Addiction is topic of workshop |

Addiction is topic of workshop

Gregory Crofton

How addictions develop and what can be done about them will be discussed Saturday in South Lake Tahoe.

John Friel, a psychologist who splits his time between Minneapolis and Reno, will present information on the subject at a workshop called “The Roots of Addiction – Digging in So You Can Grow Again.”

Friel will be joined by Elaine Hoem, a marriage and family therapist who runs the Creative Transitions Coaching Center at Zephyr Cove. The group workshop – more than 20 are already signed up – will focus on people with addictions and people in relationship to those addictions.

Friel is in his 21st year of recovery from alcoholism. He is the co-author of eight books including “Adult Children: The Secrets of Dysfunctional Families.”

The Tahoe Daily Tribune interviewed Friel on Wednesday.

Can someone have an “addictive personality?” That’s a big myth. What is true is that some people physiologically are likely to get addicted to specific things. Someone’s genes can contribute to alcoholism. People who get addicted to alcohol metabolize it differently and there are opiate-related chemicals that get produced. Most alcoholics can tell you when they had their first drink because it was so rewarding, the level of euphoria was so much more intense.

Describe how one develops an addiction? You get a genetic predisposition and have the overlay of a family system. If there is enough health in a family to be able to admit a mistake or admit there is a problem, it can be dealt with. If a person cannot admit anything is wrong they are going to get stuck. If a diabetic can’t admit he’s a diabetic he will die. If an alcoholic can’t admit he is an alcoholic he will die. A family system can be set up as a breeding ground for addictive genes to kick in and take over.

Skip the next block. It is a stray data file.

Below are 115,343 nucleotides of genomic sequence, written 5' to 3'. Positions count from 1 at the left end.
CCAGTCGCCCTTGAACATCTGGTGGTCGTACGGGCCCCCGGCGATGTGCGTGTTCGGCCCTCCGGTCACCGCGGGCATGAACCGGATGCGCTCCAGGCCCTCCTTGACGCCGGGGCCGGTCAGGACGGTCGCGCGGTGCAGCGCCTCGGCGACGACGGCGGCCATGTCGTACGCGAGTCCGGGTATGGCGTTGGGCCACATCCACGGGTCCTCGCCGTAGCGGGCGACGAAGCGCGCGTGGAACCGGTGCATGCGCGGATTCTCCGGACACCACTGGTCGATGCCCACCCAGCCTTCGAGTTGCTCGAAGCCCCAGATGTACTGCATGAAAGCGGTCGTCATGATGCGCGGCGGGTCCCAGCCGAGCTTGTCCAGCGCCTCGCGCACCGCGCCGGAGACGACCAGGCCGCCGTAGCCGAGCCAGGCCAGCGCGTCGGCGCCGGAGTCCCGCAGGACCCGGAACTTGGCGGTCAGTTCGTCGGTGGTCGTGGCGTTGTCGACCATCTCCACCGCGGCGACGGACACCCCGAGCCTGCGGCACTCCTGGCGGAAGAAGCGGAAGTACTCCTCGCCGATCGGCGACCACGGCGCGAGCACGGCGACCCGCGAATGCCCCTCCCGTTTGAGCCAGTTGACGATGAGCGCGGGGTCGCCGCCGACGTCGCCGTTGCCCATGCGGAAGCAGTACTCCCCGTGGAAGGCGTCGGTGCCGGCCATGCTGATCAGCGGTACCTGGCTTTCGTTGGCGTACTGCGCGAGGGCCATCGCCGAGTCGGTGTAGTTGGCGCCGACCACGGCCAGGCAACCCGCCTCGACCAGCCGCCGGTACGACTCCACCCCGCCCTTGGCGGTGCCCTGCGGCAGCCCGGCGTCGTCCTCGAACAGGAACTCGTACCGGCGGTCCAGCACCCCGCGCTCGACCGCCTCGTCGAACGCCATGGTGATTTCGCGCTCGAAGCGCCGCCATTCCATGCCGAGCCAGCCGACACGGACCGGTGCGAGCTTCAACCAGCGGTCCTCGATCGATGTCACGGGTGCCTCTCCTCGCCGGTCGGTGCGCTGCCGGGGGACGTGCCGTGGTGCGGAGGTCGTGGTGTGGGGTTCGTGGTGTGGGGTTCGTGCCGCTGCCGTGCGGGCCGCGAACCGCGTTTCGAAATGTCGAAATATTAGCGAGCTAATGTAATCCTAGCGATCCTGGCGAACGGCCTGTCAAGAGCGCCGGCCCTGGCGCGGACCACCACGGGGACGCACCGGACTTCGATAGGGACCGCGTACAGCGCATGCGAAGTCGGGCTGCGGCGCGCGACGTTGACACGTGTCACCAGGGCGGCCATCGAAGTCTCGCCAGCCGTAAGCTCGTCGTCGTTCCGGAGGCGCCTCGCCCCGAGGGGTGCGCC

Why do people “replay” what they experienced during childhood in their adult lives? It is a universal thing human beings do. We play out whatever is in our template. There is no logic to it except it is what we know. If you grow up in a family that doesn’t deal with anger directly, that’s how your going to do it because you don’t know anything else.

South Shore is a resort community with gambling and alcohol for sale 24-hours-a-day. What kind of problems does a person prone to addiction face when they live in a community such as ours? People need to be in an environment that supports healthy behavior. South Shore fortunately has other things beside gambling and drinking, but it is a big part of it. You need to band together to create a social system where health is supported.

Why do addicts attract other addicts? This is big eye opener for people. We always pair up with partners who are equally as healthy and dysfunctional as ourselves. But usually it’s an opposite dysfunction and that balances the system in an unhealthy way. We think we don’t. That’s what makes my job so interesting. Unconsciously people are selecting who play by same rules as them.

What are some common myths related to addiction? I can’t change. Once addict always addict. I had a real painful childhood. I will always be broken. A good friend is always there for you. Disappointment is a bad thing. Struggle is a bad thing.

What can people accomplish in a group workshop? This kind of workshop experience is a nice way to realize other people are looking at the same issues as yourself. It’s kind of like sticking your toe in water. You can go sit and be quiet get information and also hear from people and think, ‘Gee, maybe I’m not alone.’ That’s where hope comes from. It comes from relationships with other people. But they have got to be transparent enough that you actually feel connected at an emotional level.

The workshop is Saturday at the Inn by the Lake, 3300 Highway 50, from 9 a.m. to 4 p.m. It is co-sponsored by Barton Memorial Hospital and costs $75. To attend, contact Elaine Hoem’s office at (775) 589-1905.

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